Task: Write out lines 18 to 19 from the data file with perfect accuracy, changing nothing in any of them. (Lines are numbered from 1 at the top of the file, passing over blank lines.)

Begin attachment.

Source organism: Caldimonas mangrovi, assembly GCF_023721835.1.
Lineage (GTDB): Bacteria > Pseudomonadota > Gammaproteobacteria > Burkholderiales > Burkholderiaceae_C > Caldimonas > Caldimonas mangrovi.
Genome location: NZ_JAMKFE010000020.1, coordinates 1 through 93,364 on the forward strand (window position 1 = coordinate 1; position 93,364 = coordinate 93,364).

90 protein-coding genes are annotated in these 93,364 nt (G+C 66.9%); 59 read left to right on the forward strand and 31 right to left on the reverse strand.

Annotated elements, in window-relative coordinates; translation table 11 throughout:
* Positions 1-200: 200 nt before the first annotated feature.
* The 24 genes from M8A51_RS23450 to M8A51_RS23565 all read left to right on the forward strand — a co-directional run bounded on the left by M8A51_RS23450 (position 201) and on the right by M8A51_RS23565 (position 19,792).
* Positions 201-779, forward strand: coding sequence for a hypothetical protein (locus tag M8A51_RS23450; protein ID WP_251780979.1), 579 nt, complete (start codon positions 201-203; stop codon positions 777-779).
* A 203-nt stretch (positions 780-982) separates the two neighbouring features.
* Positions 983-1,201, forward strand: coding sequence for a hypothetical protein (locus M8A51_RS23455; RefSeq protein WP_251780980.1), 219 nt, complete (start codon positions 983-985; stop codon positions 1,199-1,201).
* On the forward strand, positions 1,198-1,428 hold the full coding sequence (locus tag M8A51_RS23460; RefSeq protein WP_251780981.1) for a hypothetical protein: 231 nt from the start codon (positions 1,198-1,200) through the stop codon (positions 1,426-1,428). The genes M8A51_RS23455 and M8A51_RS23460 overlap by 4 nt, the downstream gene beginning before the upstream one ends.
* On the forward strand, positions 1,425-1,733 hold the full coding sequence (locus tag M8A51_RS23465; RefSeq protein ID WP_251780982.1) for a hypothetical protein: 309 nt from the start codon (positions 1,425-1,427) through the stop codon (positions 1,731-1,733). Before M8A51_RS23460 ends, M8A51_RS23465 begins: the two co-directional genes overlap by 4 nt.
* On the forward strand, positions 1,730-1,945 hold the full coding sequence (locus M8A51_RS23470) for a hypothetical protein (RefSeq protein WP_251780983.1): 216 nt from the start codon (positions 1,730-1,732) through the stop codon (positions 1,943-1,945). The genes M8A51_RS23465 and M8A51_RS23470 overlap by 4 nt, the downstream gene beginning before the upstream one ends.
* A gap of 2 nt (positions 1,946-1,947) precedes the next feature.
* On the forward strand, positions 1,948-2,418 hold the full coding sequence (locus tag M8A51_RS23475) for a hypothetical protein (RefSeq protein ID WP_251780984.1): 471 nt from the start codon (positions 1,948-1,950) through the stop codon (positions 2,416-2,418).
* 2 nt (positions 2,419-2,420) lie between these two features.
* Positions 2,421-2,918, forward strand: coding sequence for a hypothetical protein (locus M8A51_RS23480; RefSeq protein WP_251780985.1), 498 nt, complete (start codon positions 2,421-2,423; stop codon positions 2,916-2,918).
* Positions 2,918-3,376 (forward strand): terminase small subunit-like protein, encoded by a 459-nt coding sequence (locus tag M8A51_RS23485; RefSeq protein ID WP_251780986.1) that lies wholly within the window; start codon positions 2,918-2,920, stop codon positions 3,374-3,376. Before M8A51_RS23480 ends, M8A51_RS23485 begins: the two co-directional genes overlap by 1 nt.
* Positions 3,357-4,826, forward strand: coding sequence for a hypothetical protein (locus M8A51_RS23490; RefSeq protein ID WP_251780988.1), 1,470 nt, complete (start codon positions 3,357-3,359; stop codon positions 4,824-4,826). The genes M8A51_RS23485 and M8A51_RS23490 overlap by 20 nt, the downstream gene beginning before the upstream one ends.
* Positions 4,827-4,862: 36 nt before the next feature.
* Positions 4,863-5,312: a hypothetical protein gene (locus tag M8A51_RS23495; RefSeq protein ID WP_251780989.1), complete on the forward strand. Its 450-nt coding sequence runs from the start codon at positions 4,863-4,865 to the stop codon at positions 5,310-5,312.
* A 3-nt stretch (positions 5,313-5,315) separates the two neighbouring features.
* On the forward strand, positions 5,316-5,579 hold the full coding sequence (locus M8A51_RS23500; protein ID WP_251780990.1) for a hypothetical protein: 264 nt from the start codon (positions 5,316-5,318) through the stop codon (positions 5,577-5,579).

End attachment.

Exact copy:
* Positions 2,918-3,376 (forward strand): terminase small subunit-like protein, encoded by a 459-nt coding sequence (locus tag M8A51_RS23485; RefSeq protein ID WP_251780986.1) that lies wholly within the window; start codon positions 2,918-2,920, stop codon positions 3,374-3,376. Before M8A51_RS23480 ends, M8A51_RS23485 begins: the two co-directional genes overlap by 1 nt.
* Positions 3,357-4,826, forward strand: coding sequence for a hypothetical protein (locus M8A51_RS23490; RefSeq protein ID WP_251780988.1), 1,470 nt, complete (start codon positions 3,357-3,359; stop codon positions 4,824-4,826). The genes M8A51_RS23485 and M8A51_RS23490 overlap by 20 nt, the downstream gene beginning before the upstream one ends.